We need a definitive exit from our Covid-19 pandemic. Here’s the roadmap | Eric Topol

Monday May 16th, 2022 10:13:31 AM Eric Topol
Nasal or oral coronavirus vaccines, more and better drugs, and a variant-proof vaccine could catalyze a clear way outAs the virus accelerates its evolution, the humans capitulate. For two and a half years, Covid-19 has been outrunning our response, getting more and more transmissible, reaching a level of infectiousness that few pathogens have ever attained. Instead of taking a stance of getting ahead of the virus, and outsmarting it, people have succumbed.In recent months, we experienced a striking jump in transmissibility when the Omicron (BA.1) variant became dominant, with at least a threefold increase in reproductive number beyond Delta. Despite the hope that this might be reaching the upper limit of the virus’s spreadability, we quickly transitioned to a BA.2 wave, with at least another jump of about 30% transmissibility, and now we are heading, in the United States, to a dominant subvariant known as BA.2.12.1, which is another 25% more transmissible than BA.2 and already accounting for close to 50% of new cases. Continue reading…

‘We have to be careful’: why are masks still worn in Japan and South Korea?

Monday May 16th, 2022 07:06:58 AM Justin McCurry in Tokyo
Covid cases are stabilising in the countries but many may continue to wear face coverings, even if rules changeFor more than two years, the people of Japan and South Korea have been united by their embrace of little white rectangles. While the US and countries in Europe debated the efficacy of masks at the start of the Covid-19 pandemic, Japanese and South Koreans quickly covered up, uncomplainingly and with few exceptions.Explanations for the wildly contrasting coronavirus death tolls in developed countries are many and varied, but in north-east Asia – more than anywhere else – mask-wearing has been at the forefront of the public health response to the virus. Continue reading…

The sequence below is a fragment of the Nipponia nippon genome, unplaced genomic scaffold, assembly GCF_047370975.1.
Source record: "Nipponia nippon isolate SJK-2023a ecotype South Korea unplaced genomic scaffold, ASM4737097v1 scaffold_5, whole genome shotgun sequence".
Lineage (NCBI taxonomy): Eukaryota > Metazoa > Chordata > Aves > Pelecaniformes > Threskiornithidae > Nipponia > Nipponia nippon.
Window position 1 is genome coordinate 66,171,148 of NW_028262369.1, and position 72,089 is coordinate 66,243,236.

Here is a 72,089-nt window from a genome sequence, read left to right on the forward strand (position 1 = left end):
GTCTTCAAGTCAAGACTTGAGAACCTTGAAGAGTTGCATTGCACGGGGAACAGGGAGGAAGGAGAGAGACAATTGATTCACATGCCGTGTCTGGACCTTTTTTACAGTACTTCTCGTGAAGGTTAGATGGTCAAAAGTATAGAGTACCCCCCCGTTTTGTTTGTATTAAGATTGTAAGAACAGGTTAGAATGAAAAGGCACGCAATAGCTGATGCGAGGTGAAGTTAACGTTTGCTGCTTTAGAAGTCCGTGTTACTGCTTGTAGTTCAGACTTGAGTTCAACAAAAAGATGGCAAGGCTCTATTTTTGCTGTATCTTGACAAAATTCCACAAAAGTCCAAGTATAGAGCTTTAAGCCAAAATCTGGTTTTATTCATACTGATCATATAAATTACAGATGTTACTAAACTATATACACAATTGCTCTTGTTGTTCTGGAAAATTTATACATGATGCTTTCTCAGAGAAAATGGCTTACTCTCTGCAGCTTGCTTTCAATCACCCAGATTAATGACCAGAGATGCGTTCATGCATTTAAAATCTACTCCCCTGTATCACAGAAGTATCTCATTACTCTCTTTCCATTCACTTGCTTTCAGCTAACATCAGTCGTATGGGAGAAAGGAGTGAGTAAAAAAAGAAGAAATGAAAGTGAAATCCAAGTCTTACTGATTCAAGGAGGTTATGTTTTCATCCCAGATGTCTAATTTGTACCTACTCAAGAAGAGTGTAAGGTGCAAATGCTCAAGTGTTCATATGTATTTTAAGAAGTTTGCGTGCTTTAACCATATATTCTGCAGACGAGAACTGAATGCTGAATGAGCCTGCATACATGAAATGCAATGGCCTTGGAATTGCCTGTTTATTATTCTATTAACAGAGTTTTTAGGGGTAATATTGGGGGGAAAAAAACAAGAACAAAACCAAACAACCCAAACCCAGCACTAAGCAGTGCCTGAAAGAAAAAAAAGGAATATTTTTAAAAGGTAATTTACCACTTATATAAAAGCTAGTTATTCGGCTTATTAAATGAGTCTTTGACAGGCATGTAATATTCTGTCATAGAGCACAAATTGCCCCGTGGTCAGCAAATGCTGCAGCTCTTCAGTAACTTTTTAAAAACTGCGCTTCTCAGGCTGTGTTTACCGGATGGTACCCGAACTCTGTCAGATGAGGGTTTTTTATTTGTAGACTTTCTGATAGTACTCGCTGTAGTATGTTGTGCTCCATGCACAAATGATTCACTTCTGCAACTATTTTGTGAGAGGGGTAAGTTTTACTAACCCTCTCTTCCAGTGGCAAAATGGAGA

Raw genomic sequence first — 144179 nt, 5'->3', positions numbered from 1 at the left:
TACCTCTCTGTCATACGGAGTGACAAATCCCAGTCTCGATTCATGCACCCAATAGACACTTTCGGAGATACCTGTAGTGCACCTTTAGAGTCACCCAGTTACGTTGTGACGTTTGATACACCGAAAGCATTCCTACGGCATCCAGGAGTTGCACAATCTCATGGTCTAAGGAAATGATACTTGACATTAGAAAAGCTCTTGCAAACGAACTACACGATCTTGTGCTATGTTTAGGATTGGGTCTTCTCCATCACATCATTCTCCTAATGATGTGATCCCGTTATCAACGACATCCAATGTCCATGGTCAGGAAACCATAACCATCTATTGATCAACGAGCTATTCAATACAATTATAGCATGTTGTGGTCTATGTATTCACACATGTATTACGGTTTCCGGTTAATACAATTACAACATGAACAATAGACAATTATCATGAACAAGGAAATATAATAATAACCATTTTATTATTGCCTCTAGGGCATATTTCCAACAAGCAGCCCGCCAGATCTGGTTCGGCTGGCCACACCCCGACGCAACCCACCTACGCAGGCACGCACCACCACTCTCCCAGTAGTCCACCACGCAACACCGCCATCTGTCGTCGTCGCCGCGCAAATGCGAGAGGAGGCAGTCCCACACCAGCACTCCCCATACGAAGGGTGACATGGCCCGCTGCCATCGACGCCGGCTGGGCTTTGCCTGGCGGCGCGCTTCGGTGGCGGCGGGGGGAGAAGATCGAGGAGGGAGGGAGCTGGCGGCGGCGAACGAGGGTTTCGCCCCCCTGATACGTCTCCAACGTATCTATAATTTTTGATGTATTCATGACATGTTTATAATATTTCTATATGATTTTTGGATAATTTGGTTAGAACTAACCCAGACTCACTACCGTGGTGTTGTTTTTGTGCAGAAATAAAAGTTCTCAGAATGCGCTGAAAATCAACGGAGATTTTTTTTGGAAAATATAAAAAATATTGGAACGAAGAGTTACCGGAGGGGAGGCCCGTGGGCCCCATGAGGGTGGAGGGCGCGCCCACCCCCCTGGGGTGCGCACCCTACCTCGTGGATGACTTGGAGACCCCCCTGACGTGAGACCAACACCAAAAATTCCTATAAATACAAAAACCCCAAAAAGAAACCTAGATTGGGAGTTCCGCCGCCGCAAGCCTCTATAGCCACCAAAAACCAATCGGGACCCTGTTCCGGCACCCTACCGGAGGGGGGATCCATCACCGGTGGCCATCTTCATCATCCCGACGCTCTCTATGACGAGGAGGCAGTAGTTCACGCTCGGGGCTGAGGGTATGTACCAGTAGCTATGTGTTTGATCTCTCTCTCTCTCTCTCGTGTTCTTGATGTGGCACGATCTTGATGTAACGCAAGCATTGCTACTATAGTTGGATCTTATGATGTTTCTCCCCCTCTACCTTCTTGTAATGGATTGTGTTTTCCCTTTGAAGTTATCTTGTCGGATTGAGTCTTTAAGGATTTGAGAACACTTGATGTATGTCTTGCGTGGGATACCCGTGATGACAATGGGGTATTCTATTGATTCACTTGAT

Ending England’s Covid restrictions was divisive – but the data shows we were right | Raghib Ali

Thursday May 12th, 2022 10:06:46 AM Raghib Ali
Despite Omicron worries, England has fared no worse than other nations that kept restrictions in placeRaghib Ali is a clinical epidemiologistIt is now five months since the Omicron variant was first detected in the UK – and although its impact was less severe than many initially feared, it’s estimated that more than 30 million people in England have been infected, with 200,000 hospitalised and even more suffering with long Covid across the UK, and over 20,000 deaths. Behind these headline figures lies a more complicated reality, yielding important lessons about the impact of government-mandated restrictions that could help end disagreements between some scientists and help us deal with future waves.Raghib Ali is a clinical epidemiologist at the University of Cambridge and a consultant in acute medicine at the Oxford university hospitals NHS trustDo you have an opinion on the issues raised in this article? If you would like to submit a letter of up to 300 words to be considered for publication, email it to us at guardian.letters@theguardian.com Continue reading…

Half of Covid-hospitalised still symptomatic two years on, study finds

Wednesday May 11th, 2022 10:30:46 PM Andrew Gregory Health editor
Research on Wuhan patients reveals effects of long Covid, with 11% still not having returned to workMore than half of people hospitalised with Covid-19 still have at least one symptom two years after they were first infected, according to the longest follow-up study of its kind.While physical and mental health generally improve over time, the analysis suggests that coronavirus patients discharged from hospital still tend to experience poorer health and quality of life than the general population. The research was published in the Lancet Respiratory Medicine. Continue reading…

E-cigarettes ‘as safe as nicotine patches’ for pregnant smokers trying to quit

Monday May 16th, 2022 03:47:23 PM Nicola Davis
Pregnant smokers were more likely to quit when using e-cigarettes than patches after four weeks, study showsE-cigarettes are as safe to use as nicotine patches for pregnant smokers trying to quit, and may be a more effective tool, researchers have revealed.Smoking in pregnancy can increase the risk of outcomes including premature birth, miscarriage and the baby having a low birth weight. But stubbing out the habit can be a struggle. Continue reading…

Endurance shipwreck threatened by global heating, says marine archaeologist

Sunday May 15th, 2022 03:50:54 PM Dalya Alberge
Exclusive: Mensun Bound warns of ocean acidification and melting ice, as well as robotic technology that could enable theftsAs a marine archaeologist, Mensun Bound headed the 2022 Antarctic expedition that discovered the wreck of Sir Ernest Shackleton’s Endurance, more than a century after the legendary ship became trapped in ice and sank.Now he is warning that its protection cannot be guaranteed due to the combined threats of global heating and underwater robotic technology that could enable thefts from the historic site. Continue reading…

Taboo stops south Asian people in UK seeking help for dementia, says charity

Sunday May 15th, 2022 02:56:47 PM Andrew Gregory Health editor